• The above works fine for me, but perhaps it's something to do with some installed product on your computer. Check if the LShift problem arrives when booting in Safe mode. – harrymc Feb 15 at 15:36
  • Just did Safe Mode -> Minimal, still broke. Also, the behavior is strange: spamming LShift + n enough, eventually N is typed, and even several in a row. One instance, LShift refused to work at all - another, after 20 mins of no typing, if worked perfectly with all keys for a few minutes. The only installs I've done today are a few TensorFlow 2 reinstalls in separate virtual environments in Anaconda, and I doubt I have a virus, though I could run a full scan. – OverLordGoldDragon Feb 15 at 15:48
  • I noticed in the AHK Window, that if LShift + n doesn't N, then LShift isn't logged at all, only n. What's most unclear is how key registry is done "retroactively" - only deciding whether to register LShift or not based on subsequent keypresses. – OverLordGoldDragon Feb 15 at 15:51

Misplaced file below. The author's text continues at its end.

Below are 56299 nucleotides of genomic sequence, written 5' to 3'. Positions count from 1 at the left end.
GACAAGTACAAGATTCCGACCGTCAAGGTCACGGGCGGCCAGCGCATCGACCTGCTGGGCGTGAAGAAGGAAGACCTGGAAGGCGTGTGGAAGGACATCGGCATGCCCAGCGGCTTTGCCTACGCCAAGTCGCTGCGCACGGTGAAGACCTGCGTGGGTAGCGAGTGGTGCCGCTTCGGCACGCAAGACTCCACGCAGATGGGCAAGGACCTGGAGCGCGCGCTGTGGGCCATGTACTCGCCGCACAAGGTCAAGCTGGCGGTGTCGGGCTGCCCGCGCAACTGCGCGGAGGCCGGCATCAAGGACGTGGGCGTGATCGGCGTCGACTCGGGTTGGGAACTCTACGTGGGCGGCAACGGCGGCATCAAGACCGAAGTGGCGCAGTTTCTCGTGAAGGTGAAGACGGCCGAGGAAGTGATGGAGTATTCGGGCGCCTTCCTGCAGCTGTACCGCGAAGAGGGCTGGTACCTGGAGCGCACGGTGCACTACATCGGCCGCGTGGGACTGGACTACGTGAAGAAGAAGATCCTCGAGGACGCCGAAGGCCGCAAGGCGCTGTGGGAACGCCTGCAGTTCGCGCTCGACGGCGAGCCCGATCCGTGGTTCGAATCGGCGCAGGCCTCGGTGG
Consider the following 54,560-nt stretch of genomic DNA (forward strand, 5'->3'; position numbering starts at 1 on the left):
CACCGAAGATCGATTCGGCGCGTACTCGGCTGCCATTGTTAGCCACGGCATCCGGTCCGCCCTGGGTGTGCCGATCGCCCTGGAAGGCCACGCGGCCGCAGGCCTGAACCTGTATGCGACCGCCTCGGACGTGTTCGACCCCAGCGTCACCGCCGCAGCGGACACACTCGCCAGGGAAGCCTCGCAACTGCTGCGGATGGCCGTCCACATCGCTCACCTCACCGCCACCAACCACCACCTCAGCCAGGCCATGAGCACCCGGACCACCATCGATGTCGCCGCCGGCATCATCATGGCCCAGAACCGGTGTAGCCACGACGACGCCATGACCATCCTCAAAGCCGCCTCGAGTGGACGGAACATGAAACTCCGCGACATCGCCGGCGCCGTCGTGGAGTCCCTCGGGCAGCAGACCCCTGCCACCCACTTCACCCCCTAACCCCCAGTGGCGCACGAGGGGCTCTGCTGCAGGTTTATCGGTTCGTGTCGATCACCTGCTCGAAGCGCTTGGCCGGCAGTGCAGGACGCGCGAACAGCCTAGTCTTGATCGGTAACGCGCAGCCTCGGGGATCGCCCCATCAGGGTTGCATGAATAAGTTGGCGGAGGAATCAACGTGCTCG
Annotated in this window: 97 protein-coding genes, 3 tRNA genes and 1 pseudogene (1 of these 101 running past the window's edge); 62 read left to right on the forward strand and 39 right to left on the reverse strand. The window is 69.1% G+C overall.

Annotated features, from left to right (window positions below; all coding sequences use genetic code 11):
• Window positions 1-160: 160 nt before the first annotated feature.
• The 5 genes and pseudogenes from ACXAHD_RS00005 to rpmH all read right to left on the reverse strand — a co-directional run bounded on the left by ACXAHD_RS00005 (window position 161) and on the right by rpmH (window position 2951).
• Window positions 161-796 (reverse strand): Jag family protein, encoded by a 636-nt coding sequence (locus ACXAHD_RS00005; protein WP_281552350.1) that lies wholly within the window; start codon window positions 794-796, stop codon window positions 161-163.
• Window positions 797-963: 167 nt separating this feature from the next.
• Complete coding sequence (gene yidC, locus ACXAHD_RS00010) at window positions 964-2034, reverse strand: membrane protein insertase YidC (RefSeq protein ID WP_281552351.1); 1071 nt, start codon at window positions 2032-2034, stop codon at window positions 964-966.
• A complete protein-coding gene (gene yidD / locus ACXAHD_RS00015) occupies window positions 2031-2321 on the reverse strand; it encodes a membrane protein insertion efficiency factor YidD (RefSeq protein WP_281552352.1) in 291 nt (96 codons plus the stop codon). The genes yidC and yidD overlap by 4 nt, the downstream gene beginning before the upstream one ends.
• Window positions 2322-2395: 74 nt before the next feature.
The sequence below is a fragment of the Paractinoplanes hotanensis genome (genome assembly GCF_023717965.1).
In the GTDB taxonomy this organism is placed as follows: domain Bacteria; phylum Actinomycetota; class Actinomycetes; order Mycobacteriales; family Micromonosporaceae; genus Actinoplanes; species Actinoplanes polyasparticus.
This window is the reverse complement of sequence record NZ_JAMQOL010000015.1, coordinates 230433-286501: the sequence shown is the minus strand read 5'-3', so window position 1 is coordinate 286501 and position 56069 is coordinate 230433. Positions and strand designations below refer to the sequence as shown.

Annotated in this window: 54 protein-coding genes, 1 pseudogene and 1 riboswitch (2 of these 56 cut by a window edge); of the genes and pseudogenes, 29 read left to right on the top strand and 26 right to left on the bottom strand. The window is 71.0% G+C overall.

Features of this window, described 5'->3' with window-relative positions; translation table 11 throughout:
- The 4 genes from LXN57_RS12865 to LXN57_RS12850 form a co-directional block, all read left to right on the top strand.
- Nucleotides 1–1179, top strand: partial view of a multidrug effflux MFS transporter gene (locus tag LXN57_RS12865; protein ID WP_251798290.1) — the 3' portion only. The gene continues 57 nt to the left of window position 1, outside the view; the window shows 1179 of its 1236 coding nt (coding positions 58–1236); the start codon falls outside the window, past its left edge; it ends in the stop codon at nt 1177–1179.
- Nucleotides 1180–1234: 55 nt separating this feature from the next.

• You did Clean Boot, not Safe mode. If the problem is intermittent, this might be a hardware problem with the keyboard. In all cases, RShift::LShift should work and is what you asked for. – harrymc Feb 15 at 15:59
0

WIN + R and type shell:startup to create (or copy paste existing) script. This should make it so your scripts are being "Run as administrator".

https://i.stack.imgur.com/arrai.png

I think whatever issue you might be having is cause of that. I've had issues with that before. I tried to leave is as comment but I'm too weak a user. I do not have enough rep.


Here are some keys / links you might find helpful:

^ for CTRL
! for ALT
# for Windows Key
+ for Shift
Space ( ) %20 
Comma (,) %2C
Question Mark (?) %3F
Period (.) %2E
Exclamation Point (!) %21